Elsewhere in the world where lots of things are being blown up: Several reports of a drone attack in Israel’s largest refining complex (just under 200kbd) made the rounds Thursday, although it remains unclear how much of that is propaganda by the attackers and if any impact was made on production.

The LA market had 2 different refinery upsets Thursday. Marathon reported an upset at the Carson section of its Los Angeles refinery in the morning (the Carson facility was combined with the Wilmington refinery in 2019 and now reports as a single unit to the state, but separately to the AQMD) and Chevron noted a “planned” flaring event Thursday afternoon. Diesel basis values in the region jumped 6 cents during the day. Chicago diesel basis also staged a recovery rally after differentials dropped past a 30 cent discount to futures earlier in the week, pushing wholesale values briefly below $2.10/gallon.

So far there haven’t been any reports of refinery disruptions from the severe weather than swept across the Houston area Thursday. Valero did report a weather-related upset at its Mckee refinery in the TX panhandle, although it appears they avoided having to take any units offline due to that event.

The Panama Canal Authority announced it was increasing its daily ship transit level to 31 from 24 as water levels in the region have recovered following more than a year of restrictions. That’s still lower than the 39 ships/day rate at the peak in 2021, but far better than the low of 18 ships per day that choked transit last year.

Click here to download a PDF of today's TACenergy Market Talk.

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Market TalkThursday, May 16 2024

Energy Prices Found A Temporary Floor After Hitting New Multi-Month Lows Wednesday

Energy prices found a temporary floor after hitting new multi-month lows Wednesday morning as a rally to record highs in US equity markets and a modestly bullish DOE report both seemed to encourage buyers to step back into the ring.

RBOB and ULSD futures both bounced more than 6 cents off of their morning lows, following a CPI report that eased inflation fears and boosted hopes for the stock market’s obsession of the FED cutting interest rates. Even though the correlation between energy prices and equities and currencies has been weak lately, the spillover effect on the bidding was clear from the timing of the moves Wednesday.

The DOE’s weekly report seemed to add to the optimism seen in equity markets as healthy increases in the government’s demand estimates kept product inventories from building despite increased refinery runs.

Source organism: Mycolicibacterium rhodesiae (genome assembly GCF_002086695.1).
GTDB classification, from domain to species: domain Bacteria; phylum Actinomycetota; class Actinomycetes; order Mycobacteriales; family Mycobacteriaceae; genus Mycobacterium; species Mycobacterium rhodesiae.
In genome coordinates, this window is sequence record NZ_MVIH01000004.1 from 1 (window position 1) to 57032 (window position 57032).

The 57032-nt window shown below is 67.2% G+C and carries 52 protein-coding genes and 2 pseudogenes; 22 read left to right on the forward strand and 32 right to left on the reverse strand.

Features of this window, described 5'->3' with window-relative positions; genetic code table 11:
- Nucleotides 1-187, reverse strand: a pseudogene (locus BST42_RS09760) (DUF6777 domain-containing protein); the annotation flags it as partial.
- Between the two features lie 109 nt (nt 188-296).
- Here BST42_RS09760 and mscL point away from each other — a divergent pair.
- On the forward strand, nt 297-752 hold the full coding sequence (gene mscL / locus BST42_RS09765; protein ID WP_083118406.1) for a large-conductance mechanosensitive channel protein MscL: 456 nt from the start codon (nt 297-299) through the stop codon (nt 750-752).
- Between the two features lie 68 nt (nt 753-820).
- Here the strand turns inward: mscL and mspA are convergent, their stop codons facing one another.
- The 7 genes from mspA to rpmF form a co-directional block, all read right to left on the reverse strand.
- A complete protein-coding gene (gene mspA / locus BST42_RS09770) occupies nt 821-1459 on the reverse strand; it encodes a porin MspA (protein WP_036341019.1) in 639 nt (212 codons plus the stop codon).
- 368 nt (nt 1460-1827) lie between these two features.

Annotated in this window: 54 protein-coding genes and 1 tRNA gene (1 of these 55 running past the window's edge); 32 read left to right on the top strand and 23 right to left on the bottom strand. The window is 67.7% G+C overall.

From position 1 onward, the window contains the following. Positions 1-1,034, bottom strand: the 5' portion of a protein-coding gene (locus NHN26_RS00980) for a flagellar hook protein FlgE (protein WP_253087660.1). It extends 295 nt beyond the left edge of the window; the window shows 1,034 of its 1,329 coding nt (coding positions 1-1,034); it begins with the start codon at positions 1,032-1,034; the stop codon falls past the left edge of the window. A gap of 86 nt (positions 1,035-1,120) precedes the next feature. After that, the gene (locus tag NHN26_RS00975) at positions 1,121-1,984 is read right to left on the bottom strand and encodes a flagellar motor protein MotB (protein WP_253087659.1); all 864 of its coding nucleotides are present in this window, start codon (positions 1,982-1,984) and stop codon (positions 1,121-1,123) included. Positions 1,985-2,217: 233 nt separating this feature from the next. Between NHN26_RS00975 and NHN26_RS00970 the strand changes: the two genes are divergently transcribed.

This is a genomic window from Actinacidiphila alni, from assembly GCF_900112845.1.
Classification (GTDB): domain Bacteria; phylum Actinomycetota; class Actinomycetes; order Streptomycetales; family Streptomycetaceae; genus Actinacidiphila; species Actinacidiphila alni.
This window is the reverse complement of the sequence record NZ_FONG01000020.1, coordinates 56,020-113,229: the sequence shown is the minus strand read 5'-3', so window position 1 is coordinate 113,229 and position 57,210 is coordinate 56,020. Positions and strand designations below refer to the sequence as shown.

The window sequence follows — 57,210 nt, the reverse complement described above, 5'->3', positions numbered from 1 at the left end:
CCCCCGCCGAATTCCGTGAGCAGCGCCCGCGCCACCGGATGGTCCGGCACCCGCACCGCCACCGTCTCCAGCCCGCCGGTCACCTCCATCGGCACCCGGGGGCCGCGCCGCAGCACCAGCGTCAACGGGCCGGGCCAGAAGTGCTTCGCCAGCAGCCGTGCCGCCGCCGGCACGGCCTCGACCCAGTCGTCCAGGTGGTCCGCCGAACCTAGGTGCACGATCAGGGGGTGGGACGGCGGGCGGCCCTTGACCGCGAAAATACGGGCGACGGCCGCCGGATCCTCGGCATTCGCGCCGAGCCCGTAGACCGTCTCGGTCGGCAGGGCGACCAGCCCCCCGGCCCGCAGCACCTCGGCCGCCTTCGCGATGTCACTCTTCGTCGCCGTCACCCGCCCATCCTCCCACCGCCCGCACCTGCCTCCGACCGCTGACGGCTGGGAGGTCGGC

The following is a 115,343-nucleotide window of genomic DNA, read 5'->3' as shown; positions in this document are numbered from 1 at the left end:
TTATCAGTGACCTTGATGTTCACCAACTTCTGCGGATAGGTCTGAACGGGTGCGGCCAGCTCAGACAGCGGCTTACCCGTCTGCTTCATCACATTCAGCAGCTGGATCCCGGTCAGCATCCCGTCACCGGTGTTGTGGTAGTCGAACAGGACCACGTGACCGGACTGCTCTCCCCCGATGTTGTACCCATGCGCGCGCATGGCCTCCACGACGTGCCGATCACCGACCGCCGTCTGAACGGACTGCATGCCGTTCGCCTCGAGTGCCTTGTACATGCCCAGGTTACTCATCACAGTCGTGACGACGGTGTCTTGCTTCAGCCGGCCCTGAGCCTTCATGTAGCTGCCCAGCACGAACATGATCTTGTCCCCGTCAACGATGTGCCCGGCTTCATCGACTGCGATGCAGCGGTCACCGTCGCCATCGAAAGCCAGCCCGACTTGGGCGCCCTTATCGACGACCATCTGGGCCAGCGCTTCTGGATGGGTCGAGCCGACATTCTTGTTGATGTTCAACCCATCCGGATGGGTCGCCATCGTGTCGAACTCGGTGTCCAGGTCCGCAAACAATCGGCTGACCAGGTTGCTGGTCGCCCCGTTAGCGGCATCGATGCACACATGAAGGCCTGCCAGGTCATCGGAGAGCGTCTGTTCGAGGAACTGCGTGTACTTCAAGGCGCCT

PADD 3 diesel stocks dropped after large increases in each of the past 3 weeks pushed inventories from the low end of their seasonal range to average levels. PADD 2 inventories remain well above average which helps explain the slump in mid-continent basis values over the past week. Diesel demand showed a nice recovery on the week and would actually be above the 5 year average if the 5% or so of US consumption that’s transitioned to RD was included in these figures.

Gasoline inventories are following typical seasonal patterns except on the West Coast where a surge in imports helped inventories recover for a 3rd straight week following April’s big basis rally.

Refiners for the most part are also following the seasonal script, ramping up output as we approach the peak driving demand season which unofficially kicks off in 10 days. PADD 2 refiners didn’t seem to be learning any lessons from last year’s basis collapse and rapidly increased run rates last week, which is another contributor to the weakness in midwestern cash markets. One difference this year for PADD 2 refiners is the new Transmountain pipeline system has eroded some of their buying advantage for Canadian crude grades, although those spreads so far haven’t shrunk as much as some had feared.

Meanwhile, wildfires are threatening Canada’s largest oil sands hub Ft. McMurray Alberta, and more than 6,000 people have been forced to evacuate the area. So far no production disruptions have been reported, but you may recall that fires in this region shut in more than 1 million barrels/day of production in 2016, which helped oil prices recover from their slump below $30/barrel.

California’s Air Resources Board announced it was indefinitely delaying its latest California Carbon Allowance (CCA) auction – in the middle of the auction - due to technical difficulties, with no word yet from the agency when bidders’ security payments will be returned, which is pretty much a nice microcosm for the entire Cap & Trade program those credits enable.

Click here to download a PDF of today's TACenergy Market Talk, including all charts from the Weekly DOE Report.